Primary Lens Luxation
Primary Len Luxation is a well-recognised, painful and blinding eye condition that affects many breeds of dog. A mutation for this condition in several breeds was discovered by AHT scientists at the Kennel Club Genetics centre. This test has been available since 2009.
In dogs affected with Primary Lens Luxation (PLL) the zonular fibres that support the lens of the eye, breakdown or disintegrate. This causes the lens to fall in to the wrong position with in the eye. If the lens falls into the Anterior chamber of the eye Glaucoma and loss of vision an quickly occur.
Jack Russell terrier, Parson Russell terrier, Miniature bull terrier, Tibetan terrier, Lanchashire Heeler, Chinese Crested, Australian Cattle dog, Jagd terrier, Patterdale terrier, Rat terrier, Sealyham terrier, Tenterfield terrier, Toy Fox terrier, Volpino Italiano, Welsh terrier, Wire-Haired Fox terrier and Yorkshire terrier.
How is the disease inhertited?
The disorder shows an autosomal recessive mode of inheritance, which means that two copies of the defective gene (one inherited from each parent) have to be present for a dog to be affected by the disease.
Individuals with one copy of the defective gene and one copy of the normal gene, called carriers, show no signs of disease but can pass the defective gene onto their offspring.
When two carriers are crossed, 25% (on average) of the offspring will be affected by the disease, 25% will be clear and the remaining 50% will themselves be carriers.
When using our DNA test you will be sent results identifying your dog as belonging to one of three categories. In all cases the term “normal” and “mutation” refer to the position in the DNA where this PLL mutation is located. It is not possible to learn anything about any other region of DNA from this test.
Clear: This dog has two copies of the normal gene and will not develop PRIMARY LENS LUXATION as a result of the mutation we are testing for.
Carrier:This dog has one copy of the mutation and one normal copy of DNA. Our research has demonstrated that carriers have a very low risk of developing PRIMARY LENS LUXATION. The majority of carriers do not develop Primary Lens Luxation during their lives but a small percentage do.
Affected: This dog has 2 copies of the mutation and will almost certainly develop PRIMARY LENS LUXATION during their lifetime.
We cannot exclude the possibility that carriers might develop a similar condition due to other mutations they might carry that are not detected by this test.
Carriers can still be bred to clear dogs. On average, 50% of such a litter will be clear and 50% carriers; there can be no affected dogs produced from such a mating.
Pups from such a litter should be DNA tested themselves to determine if they are Carrier or clear of this mutation. So informed choices can be made about future matings.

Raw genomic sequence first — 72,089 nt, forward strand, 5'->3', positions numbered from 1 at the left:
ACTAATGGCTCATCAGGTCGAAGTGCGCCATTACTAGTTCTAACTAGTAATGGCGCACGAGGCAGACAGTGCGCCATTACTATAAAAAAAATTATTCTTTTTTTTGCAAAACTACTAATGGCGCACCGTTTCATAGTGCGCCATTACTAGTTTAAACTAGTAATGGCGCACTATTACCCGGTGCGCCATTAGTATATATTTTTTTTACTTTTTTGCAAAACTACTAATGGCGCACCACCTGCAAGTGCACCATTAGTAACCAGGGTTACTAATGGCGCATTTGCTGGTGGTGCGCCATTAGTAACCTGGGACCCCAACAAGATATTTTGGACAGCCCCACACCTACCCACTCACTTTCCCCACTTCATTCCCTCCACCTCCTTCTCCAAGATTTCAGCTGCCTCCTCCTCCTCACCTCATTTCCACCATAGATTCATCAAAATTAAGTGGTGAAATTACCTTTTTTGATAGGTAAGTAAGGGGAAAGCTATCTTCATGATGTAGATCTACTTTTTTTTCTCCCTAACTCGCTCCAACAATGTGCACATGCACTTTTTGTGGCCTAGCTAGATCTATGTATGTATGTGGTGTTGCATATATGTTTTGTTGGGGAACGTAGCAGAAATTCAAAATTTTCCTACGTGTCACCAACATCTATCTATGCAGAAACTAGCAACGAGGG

Clubs/associations receiving results:
The results of this DNA test as reported to the Kennel Club for the following breeds: Chinese Crested, Jack Russell Terrier, Lancashire Heeler, Miniature Bull Terrier, Parson Russell Terrier, Sealyham Terrier, Tibetan Terrier and Welsh Terrier.
Results are only reported to clubs and associations within the country of residence given when ordering.
The following organisations also received results: Klub chovatelů naháčů ČR, Norwegian Kennel Club, Parson & Jack Russell Club of Austria, The Netherlands Vereniging JRT( Dutch JRT club), Tysk Jaktterrier Klubb of Sweden, Lancashire Heeler Club of Netherlands, The Finnish Lancashire Heeler Breed Club, The Swedish Lancashire Heeler Club, Bull Terrier Club Belgie, Swedish Bullterrier Club, Parson Russell Terrier Club of Ireland and Swedish Parson Russell Terrier Club.
Total number tested: 14655
For more information please contact us and we’ll be happy to deal with your enquiry.
Invest Ophthalmol Vis Sci. 2010 Sep;51(9):4716-21. doi: 10.1167/iovs.09-5142. Epub 2010 Apr 7.An ADAMTS17 splice donor site mutation in dogs with primary lens luxation.Farias FH1, Johnson GS, Taylor JF, Giuliano E, Katz ML, Sanders DN, Schnabel RD, McKay SD, Khan S, Gharahkhani P, O’Leary CA, Pettitt L, Forman OP, Boursnell M, McLaughlin B, Ahonen S, Lohi H, Hernandez-Merino E, Gould DJ, Sargan DR, Mellersh C.
Gould, D., Pettitt, L., McLaughlin, B., Holmes, N., Forman, O., Thomas, A., Ahonen, S., Lohi, H., O’Leary, C., Sargan, D. and Mellersh, C. (2011), ADAMTS17 mutation associated with primary lens luxation is widespread among breeds. Veterinary Ophthalmology, 14: 378–384. doi:10.1111/j.1463-5224.2011.00892.x